Education Dept. civil rights nominee rejects presumption of innocence for accused students
Title IX adjudicators should be "open to the possibility" that an accused student is not responsible for sexual misconduct, she told senators.
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The Biden administration's nominee to lead the Department of Education's Office for Civil Rights told a Senate committee Tuesday that a year-old Title IX regulation does not require the presumption of innocence for students accused of sexual misconduct.
The claim drew bafflement from critics of Catherine Lhamon, who held the same job in the Obama administration's second term.
In response to threats from Lhamon to pull their federal funding, colleges lowered evidentiary standards and enacted policies that treat accusers more favorably than accused students. Courts have been steadily reining in those practices, sometimes citing the pressure from Lhamon's office as evidence of bias.
Asked by North Carolina Republican Sen. Richard Burr, ranking member of the Health, Education, Labor and Pensions Committee, if she would support "keeping a presumption of innocence requirement" in the Title IX regulation if it were changed, Lhamon twice answered that it doesn't currently exist.
She told members at the confirmation hearing Tuesday that the Trump administration Title IX regulation "took pains to note that criminal procedure does not apply in schools," making a technical distinction between the terminology of criminal versus administrative proceedings. Pressed again, she said "I couldn't keep something that is not there."
Former Education Secretary Betsy DeVos emphasized the "presumption of innocence" when she published the final regulation in May 2020. The phrase "presumption of non-responsibility" — the technical term for innocence in administrative proceedings — appears dozens of times in the regulation, and it means colleges must "adjudicate based on evidence rather than beliefs or assumptions" before reaching a conclusion.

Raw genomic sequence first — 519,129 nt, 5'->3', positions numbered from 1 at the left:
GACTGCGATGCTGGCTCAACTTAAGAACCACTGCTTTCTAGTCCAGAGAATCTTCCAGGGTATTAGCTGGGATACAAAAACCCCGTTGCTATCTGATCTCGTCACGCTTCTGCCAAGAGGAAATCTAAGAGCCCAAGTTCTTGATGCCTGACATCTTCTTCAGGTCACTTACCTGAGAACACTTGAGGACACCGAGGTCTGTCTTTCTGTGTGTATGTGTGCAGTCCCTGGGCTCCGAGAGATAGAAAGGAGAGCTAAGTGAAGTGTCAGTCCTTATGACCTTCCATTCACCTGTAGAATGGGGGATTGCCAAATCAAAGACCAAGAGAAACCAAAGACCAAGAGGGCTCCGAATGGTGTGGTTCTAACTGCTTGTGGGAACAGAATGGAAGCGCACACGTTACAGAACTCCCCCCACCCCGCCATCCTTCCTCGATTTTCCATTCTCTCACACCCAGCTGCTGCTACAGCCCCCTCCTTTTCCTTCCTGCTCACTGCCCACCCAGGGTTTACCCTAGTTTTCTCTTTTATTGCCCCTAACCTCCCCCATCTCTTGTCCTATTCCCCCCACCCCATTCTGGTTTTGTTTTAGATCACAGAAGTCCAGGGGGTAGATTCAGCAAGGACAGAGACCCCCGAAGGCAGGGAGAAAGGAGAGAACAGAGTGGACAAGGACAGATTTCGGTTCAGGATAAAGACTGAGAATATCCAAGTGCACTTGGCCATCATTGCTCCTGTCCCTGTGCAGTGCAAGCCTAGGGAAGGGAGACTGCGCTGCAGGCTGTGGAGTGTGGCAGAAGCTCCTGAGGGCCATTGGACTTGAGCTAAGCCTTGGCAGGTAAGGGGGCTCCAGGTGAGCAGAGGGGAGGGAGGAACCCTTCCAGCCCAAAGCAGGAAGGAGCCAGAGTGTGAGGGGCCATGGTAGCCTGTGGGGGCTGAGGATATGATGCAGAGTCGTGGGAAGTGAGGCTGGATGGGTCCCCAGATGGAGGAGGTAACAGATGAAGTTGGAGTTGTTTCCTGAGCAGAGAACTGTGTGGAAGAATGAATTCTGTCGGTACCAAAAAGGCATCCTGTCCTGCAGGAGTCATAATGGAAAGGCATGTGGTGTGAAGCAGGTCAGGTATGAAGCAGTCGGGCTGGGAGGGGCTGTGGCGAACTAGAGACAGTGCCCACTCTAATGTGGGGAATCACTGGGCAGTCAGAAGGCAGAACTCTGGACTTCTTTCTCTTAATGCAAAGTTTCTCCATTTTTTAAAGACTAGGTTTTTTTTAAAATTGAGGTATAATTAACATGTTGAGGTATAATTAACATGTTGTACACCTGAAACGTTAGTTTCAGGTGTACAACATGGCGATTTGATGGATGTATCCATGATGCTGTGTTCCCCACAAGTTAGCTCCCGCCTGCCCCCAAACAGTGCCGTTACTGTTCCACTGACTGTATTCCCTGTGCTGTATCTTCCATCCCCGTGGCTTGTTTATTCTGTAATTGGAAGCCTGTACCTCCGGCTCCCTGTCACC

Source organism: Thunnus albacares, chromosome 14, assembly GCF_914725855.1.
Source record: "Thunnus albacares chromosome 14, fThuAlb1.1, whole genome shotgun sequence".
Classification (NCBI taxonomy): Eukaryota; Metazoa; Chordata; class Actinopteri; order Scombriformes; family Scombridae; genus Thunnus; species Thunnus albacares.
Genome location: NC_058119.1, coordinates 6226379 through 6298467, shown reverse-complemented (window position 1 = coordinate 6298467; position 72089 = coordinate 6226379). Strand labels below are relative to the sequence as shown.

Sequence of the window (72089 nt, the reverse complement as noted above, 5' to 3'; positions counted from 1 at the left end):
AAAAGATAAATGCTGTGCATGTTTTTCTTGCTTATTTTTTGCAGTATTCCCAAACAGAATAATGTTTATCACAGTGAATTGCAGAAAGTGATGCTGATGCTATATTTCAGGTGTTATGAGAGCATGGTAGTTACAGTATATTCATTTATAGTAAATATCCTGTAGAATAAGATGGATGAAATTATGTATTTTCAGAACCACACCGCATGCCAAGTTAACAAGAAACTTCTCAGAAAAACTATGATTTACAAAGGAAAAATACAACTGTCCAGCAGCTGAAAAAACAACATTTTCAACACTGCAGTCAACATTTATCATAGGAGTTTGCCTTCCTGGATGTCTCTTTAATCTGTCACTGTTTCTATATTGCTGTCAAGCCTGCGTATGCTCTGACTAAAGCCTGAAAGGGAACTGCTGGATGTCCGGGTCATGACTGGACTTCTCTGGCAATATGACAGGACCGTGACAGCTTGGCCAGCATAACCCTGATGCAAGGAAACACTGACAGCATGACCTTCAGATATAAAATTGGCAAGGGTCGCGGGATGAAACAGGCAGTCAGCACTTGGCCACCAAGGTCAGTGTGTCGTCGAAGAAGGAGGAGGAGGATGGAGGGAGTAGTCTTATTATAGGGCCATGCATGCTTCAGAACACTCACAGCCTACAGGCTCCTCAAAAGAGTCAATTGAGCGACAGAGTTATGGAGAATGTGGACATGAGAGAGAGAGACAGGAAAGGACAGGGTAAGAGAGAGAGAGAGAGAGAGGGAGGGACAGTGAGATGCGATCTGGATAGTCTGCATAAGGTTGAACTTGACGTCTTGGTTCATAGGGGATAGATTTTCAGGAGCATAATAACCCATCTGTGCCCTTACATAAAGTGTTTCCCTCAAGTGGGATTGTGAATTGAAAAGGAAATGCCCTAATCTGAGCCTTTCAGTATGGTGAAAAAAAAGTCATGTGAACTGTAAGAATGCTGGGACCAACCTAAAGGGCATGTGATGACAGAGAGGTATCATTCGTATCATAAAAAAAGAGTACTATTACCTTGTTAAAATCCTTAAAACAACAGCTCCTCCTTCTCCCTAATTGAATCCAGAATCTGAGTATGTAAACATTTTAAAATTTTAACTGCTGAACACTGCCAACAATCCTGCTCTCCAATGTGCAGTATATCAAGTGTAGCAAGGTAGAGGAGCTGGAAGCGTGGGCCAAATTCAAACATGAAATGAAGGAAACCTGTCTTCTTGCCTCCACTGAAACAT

The coauthor of "The Campus Rape Frenzy," Brooklyn College professor KC Johnson, said Lhamon's characterization of the regulation was "inaccurate." Writing in RealClearPolitics, he said she slightly walked back her statement later in the hearing, saying Title IX adjudicators should be "open to the possibility" but not presume from the start that an accused student is not responsible for sexual misconduct.
She declined to modify her May 2020 criticism of DeVos's regulation, reiterating to Republican Sen. Bill Cassidy that she still believed "the regulation permits students to rape and sexually harass with impunity." Asked for evidence, she cited a years-old allegation against former USA Gymnastics team doctor Larry Nassar, according to Johnson.
Lhamon is "engaging in semantics," Reason editor Robby Soave wrote. Her view that "colleges and universities are under no obligation to assume that people accused of sexual misconduct are innocent until proven guilty is thus a startling admission."
The Senate committee does not yet have another confirmation hearing or a vote scheduled for Lhamon's nomination.